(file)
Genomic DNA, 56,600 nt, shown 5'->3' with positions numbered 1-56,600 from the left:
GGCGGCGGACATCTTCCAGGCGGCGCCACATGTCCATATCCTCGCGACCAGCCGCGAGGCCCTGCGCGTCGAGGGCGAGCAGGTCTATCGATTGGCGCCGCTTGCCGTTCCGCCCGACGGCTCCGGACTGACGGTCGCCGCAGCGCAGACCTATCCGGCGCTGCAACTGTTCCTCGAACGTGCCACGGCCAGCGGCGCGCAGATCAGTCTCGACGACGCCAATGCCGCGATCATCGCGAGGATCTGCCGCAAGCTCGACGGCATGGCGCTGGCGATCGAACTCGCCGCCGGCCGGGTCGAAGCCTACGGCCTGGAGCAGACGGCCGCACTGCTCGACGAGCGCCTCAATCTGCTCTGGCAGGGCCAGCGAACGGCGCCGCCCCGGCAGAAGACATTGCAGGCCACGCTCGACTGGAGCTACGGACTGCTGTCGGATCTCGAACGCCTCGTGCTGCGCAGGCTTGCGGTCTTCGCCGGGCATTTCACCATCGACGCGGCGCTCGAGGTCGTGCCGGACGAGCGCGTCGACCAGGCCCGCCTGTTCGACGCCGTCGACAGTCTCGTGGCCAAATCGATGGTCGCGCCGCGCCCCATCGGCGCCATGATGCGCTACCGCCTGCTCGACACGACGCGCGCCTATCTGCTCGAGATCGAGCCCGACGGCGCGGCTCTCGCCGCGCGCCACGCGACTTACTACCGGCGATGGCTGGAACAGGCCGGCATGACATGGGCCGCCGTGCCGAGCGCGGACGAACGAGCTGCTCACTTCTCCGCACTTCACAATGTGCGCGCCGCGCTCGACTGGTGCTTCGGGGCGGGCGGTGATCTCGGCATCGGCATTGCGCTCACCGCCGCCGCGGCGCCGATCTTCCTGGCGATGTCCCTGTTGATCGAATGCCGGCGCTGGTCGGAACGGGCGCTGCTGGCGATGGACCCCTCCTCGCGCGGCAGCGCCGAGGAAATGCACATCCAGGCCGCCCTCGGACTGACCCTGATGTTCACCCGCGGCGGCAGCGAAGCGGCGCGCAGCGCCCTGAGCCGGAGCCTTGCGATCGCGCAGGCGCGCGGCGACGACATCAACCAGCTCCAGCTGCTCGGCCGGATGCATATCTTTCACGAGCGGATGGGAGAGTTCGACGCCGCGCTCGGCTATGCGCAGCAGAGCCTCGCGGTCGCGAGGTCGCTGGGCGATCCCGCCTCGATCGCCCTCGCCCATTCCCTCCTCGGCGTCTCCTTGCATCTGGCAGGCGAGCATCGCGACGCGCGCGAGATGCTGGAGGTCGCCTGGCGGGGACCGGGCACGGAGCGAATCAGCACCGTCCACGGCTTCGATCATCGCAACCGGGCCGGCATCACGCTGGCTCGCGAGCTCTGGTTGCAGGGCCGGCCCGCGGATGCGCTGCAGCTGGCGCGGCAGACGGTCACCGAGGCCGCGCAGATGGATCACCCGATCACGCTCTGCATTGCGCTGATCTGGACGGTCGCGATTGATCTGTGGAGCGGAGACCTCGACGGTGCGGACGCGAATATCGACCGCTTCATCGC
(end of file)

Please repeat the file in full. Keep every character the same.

Genomic DNA, 56,600 nt, shown 5'->3' with positions numbered 1-56,600 from the left:
GGCGGCGGACATCTTCCAGGCGGCGCCACATGTCCATATCCTCGCGACCAGCCGCGAGGCCCTGCGCGTCGAGGGCGAGCAGGTCTATCGATTGGCGCCGCTTGCCGTTCCGCCCGACGGCTCCGGACTGACGGTCGCCGCAGCGCAGACCTATCCGGCGCTGCAACTGTTCCTCGAACGTGCCACGGCCAGCGGCGCGCAGATCAGTCTCGACGACGCCAATGCCGCGATCATCGCGAGGATCTGCCGCAAGCTCGACGGCATGGCGCTGGCGATCGAACTCGCCGCCGGCCGGGTCGAAGCCTACGGCCTGGAGCAGACGGCCGCACTGCTCGACGAGCGCCTCAATCTGCTCTGGCAGGGCCAGCGAACGGCGCCGCCCCGGCAGAAGACATTGCAGGCCACGCTCGACTGGAGCTACGGACTGCTGTCGGATCTCGAACGCCTCGTGCTGCGCAGGCTTGCGGTCTTCGCCGGGCATTTCACCATCGACGCGGCGCTCGAGGTCGTGCCGGACGAGCGCGTCGACCAGGCCCGCCTGTTCGACGCCGTCGACAGTCTCGTGGCCAAATCGATGGTCGCGCCGCGCCCCATCGGCGCCATGATGCGCTACCGCCTGCTCGACACGACGCGCGCCTATCTGCTCGAGATCGAGCCCGACGGCGCGGCTCTCGCCGCGCGCCACGCGACTTACTACCGGCGATGGCTGGAACAGGCCGGCATGACATGGGCCGCCGTGCCGAGCGCGGACGAACGAGCTGCTCACTTCTCCGCACTTCACAATGTGCGCGCCGCGCTCGACTGGTGCTTCGGGGCGGGCGGTGATCTCGGCATCGGCATTGCGCTCACCGCCGCCGCGGCGCCGATCTTCCTGGCGATGTCCCTGTTGATCGAATGCCGGCGCTGGTCGGAACGGGCGCTGCTGGCGATGGACCCCTCCTCGCGCGGCAGCGCCGAGGAAATGCACATCCAGGCCGCCCTCGGACTGACCCTGATGTTCACCCGCGGCGGCAGCGAAGCGGCGCGCAGCGCCCTGAGCCGGAGCCTTGCGATCGCGCAGGCGCGCGGCGACGACATCAACCAGCTCCAGCTGCTCGGCCGGATGCATATCTTTCACGAGCGGATGGGAGAGTTCGACGCCGCGCTCGGCTATGCGCAGCAGAGCCTCGCGGTCGCGAGGTCGCTGGGCGATCCCGCCTCGATCGCCCTCGCCCATTCCCTCCTCGGCGTCTCCTTGCATCTGGCAGGCGAGCATCGCGACGCGCGCGAGATGCTGGAGGTCGCCTGGCGGGGACCGGGCACGGAGCGAATCAGCACCGTCCACGGCTTCGATCATCGCAACCGGGCCGGCATCACGCTGGCTCGCGAGCTCTGGTTGCAGGGCCGGCCCGCGGATGCGCTGCAGCTGGCGCGGCAGACGGTCACCGAGGCCGCGCAGATGGATCACCCGATCACGCTCTGCATTGCGCTGATCTGGACGGTCGCGATTGATCTGTGGAGCGGAGACCTCGACGGTGCGGACGCGAATATCGACCGCTTCATCGC